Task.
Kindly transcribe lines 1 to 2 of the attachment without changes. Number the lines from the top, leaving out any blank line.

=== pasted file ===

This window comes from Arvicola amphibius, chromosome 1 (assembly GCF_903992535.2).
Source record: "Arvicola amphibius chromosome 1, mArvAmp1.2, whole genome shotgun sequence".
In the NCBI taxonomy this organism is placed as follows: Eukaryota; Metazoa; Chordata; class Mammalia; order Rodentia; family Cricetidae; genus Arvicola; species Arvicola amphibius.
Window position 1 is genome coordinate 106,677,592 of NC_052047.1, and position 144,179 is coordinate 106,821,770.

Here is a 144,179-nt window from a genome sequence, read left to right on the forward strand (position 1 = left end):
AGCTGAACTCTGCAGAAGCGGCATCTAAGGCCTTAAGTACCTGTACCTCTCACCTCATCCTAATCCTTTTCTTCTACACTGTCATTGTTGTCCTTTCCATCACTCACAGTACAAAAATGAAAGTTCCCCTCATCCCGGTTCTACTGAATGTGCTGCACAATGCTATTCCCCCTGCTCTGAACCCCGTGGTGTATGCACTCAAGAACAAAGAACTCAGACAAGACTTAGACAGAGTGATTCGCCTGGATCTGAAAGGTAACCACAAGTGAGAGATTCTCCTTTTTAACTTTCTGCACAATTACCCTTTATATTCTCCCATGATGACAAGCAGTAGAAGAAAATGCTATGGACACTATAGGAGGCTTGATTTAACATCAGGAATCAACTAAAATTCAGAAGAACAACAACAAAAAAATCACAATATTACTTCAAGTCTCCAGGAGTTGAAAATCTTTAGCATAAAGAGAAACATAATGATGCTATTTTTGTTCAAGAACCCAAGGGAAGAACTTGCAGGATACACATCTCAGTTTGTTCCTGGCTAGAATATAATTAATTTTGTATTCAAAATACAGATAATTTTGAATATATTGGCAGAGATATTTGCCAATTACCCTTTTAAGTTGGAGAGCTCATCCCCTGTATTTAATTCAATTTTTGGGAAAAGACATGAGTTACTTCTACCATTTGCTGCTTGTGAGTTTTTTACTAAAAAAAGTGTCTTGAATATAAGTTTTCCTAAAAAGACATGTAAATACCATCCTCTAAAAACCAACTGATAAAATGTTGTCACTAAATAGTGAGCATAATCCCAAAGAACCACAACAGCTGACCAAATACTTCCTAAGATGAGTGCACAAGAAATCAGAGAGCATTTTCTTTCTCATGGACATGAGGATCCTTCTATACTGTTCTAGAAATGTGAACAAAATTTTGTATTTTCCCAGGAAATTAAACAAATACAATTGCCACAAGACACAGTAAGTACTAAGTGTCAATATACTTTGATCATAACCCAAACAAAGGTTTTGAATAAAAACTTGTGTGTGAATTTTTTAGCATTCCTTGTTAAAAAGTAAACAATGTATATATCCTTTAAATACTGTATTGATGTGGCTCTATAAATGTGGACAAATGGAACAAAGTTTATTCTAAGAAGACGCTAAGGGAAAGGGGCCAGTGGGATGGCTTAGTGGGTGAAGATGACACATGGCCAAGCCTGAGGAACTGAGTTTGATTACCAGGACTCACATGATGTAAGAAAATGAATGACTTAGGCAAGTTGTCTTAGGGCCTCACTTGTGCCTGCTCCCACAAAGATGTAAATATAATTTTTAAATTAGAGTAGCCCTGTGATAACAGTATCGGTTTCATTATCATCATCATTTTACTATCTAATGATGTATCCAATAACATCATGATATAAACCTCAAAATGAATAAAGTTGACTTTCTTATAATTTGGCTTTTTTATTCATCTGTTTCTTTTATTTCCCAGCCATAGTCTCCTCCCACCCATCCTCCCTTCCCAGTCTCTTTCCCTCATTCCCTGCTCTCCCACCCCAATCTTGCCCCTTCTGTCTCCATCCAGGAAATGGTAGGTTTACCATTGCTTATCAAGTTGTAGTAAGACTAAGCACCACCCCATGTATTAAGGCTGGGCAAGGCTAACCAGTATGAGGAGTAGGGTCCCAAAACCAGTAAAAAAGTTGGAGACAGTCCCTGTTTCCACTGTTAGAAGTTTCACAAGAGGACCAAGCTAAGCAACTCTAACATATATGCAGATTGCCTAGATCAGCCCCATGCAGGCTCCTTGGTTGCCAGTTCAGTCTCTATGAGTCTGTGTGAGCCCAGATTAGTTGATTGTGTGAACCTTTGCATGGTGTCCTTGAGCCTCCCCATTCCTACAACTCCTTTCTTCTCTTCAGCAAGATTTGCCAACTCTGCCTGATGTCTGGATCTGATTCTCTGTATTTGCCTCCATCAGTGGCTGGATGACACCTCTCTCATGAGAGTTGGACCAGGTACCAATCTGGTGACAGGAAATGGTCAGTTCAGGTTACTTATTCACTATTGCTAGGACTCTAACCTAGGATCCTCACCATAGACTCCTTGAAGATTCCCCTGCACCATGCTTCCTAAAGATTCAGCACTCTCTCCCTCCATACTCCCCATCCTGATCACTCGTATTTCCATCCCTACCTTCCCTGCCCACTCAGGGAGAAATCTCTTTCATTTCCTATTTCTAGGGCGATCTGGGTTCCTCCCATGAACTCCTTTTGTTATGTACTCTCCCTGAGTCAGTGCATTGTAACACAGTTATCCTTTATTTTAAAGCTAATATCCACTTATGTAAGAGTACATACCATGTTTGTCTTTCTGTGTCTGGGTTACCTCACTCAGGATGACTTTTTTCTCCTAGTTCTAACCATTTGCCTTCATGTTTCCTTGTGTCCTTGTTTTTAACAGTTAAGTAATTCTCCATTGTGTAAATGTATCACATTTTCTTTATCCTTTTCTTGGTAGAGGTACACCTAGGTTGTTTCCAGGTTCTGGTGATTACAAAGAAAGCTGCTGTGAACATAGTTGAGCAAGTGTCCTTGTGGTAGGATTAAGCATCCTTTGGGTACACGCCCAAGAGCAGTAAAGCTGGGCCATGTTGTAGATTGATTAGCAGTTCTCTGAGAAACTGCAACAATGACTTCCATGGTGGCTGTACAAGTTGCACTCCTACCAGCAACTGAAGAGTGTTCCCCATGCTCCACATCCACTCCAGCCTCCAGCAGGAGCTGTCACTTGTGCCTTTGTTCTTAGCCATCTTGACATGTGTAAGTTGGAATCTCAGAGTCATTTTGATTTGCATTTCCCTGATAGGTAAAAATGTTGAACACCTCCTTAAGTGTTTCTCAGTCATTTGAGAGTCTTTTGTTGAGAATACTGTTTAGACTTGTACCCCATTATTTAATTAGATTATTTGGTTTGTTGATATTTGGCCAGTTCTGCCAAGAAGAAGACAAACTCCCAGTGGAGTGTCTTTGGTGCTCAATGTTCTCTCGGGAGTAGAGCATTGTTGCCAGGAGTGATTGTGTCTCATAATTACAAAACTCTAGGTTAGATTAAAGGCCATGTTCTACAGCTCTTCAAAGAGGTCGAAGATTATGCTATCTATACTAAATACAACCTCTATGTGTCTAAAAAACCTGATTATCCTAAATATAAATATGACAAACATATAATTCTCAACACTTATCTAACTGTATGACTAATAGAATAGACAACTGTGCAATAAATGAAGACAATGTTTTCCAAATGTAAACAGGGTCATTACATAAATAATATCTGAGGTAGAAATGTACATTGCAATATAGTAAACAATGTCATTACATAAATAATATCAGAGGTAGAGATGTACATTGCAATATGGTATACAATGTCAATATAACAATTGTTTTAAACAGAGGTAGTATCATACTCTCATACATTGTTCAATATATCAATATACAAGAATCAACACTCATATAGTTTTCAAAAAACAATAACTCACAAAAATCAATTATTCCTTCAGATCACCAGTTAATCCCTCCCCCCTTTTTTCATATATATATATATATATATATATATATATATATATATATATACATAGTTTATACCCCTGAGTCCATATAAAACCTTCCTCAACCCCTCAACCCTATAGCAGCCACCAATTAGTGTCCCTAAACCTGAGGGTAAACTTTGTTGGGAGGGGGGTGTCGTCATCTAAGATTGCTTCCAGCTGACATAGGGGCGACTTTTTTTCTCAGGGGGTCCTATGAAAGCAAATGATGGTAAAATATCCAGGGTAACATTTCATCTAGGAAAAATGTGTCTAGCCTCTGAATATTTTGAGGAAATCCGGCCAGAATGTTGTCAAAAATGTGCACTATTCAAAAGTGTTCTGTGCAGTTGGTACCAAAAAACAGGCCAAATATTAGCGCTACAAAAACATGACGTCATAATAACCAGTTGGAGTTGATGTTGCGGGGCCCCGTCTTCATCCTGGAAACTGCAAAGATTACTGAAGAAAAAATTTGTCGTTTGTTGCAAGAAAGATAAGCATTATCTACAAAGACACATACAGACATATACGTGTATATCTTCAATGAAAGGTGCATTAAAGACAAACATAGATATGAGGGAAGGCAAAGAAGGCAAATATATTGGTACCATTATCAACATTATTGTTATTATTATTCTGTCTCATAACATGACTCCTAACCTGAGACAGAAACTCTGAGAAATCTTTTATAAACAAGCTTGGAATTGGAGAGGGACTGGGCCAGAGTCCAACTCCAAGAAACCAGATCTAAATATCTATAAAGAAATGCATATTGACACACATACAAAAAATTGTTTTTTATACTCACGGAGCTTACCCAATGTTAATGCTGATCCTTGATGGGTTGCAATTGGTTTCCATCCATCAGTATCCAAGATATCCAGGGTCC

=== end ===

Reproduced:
This window comes from Arvicola amphibius, chromosome 1 (assembly GCF_903992535.2).
Source record: "Arvicola amphibius chromosome 1, mArvAmp1.2, whole genome shotgun sequence".